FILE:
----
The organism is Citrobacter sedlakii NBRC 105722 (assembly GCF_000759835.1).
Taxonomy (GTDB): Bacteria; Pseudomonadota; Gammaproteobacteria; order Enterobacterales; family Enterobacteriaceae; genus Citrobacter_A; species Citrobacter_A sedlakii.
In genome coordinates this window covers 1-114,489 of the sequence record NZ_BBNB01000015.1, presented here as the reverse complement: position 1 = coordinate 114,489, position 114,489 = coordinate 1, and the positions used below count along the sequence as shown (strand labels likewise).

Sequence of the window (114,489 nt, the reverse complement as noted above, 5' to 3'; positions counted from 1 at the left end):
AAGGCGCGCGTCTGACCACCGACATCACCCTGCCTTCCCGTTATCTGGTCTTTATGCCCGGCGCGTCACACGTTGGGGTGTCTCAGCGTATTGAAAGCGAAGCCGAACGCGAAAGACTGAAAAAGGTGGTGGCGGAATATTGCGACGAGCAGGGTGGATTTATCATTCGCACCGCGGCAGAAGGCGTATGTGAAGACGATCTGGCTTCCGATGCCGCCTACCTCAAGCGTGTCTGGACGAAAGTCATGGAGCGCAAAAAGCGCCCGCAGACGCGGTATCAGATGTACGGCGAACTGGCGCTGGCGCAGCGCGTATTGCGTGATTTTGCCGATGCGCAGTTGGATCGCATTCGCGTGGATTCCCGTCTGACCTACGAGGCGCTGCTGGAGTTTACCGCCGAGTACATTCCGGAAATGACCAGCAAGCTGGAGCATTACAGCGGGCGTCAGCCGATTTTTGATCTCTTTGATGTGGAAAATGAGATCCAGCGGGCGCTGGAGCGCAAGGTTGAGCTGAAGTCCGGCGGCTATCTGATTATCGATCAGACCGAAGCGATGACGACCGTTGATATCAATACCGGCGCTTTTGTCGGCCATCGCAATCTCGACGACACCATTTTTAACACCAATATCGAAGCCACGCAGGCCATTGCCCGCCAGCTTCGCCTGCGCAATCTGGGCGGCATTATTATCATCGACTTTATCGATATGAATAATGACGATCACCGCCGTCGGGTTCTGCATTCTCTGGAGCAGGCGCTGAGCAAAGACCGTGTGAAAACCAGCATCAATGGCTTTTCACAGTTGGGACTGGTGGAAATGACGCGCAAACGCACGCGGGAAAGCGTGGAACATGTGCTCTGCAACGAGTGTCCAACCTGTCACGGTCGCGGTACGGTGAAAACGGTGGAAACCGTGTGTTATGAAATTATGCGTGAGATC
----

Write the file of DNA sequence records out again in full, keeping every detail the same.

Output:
The organism is Citrobacter sedlakii NBRC 105722 (assembly GCF_000759835.1).
Taxonomy (GTDB): Bacteria; Pseudomonadota; Gammaproteobacteria; order Enterobacterales; family Enterobacteriaceae; genus Citrobacter_A; species Citrobacter_A sedlakii.
In genome coordinates this window covers 1-114,489 of the sequence record NZ_BBNB01000015.1, presented here as the reverse complement: position 1 = coordinate 114,489, position 114,489 = coordinate 1, and the positions used below count along the sequence as shown (strand labels likewise).

Sequence of the window (114,489 nt, the reverse complement as noted above, 5' to 3'; positions counted from 1 at the left end):
AAGGCGCGCGTCTGACCACCGACATCACCCTGCCTTCCCGTTATCTGGTCTTTATGCCCGGCGCGTCACACGTTGGGGTGTCTCAGCGTATTGAAAGCGAAGCCGAACGCGAAAGACTGAAAAAGGTGGTGGCGGAATATTGCGACGAGCAGGGTGGATTTATCATTCGCACCGCGGCAGAAGGCGTATGTGAAGACGATCTGGCTTCCGATGCCGCCTACCTCAAGCGTGTCTGGACGAAAGTCATGGAGCGCAAAAAGCGCCCGCAGACGCGGTATCAGATGTACGGCGAACTGGCGCTGGCGCAGCGCGTATTGCGTGATTTTGCCGATGCGCAGTTGGATCGCATTCGCGTGGATTCCCGTCTGACCTACGAGGCGCTGCTGGAGTTTACCGCCGAGTACATTCCGGAAATGACCAGCAAGCTGGAGCATTACAGCGGGCGTCAGCCGATTTTTGATCTCTTTGATGTGGAAAATGAGATCCAGCGGGCGCTGGAGCGCAAGGTTGAGCTGAAGTCCGGCGGCTATCTGATTATCGATCAGACCGAAGCGATGACGACCGTTGATATCAATACCGGCGCTTTTGTCGGCCATCGCAATCTCGACGACACCATTTTTAACACCAATATCGAAGCCACGCAGGCCATTGCCCGCCAGCTTCGCCTGCGCAATCTGGGCGGCATTATTATCATCGACTTTATCGATATGAATAATGACGATCACCGCCGTCGGGTTCTGCATTCTCTGGAGCAGGCGCTGAGCAAAGACCGTGTGAAAACCAGCATCAATGGCTTTTCACAGTTGGGACTGGTGGAAATGACGCGCAAACGCACGCGGGAAAGCGTGGAACATGTGCTCTGCAACGAGTGTCCAACCTGTCACGGTCGCGGTACGGTGAAAACGGTGGAAACCGTGTGTTATGAAATTATGCGTGAGATC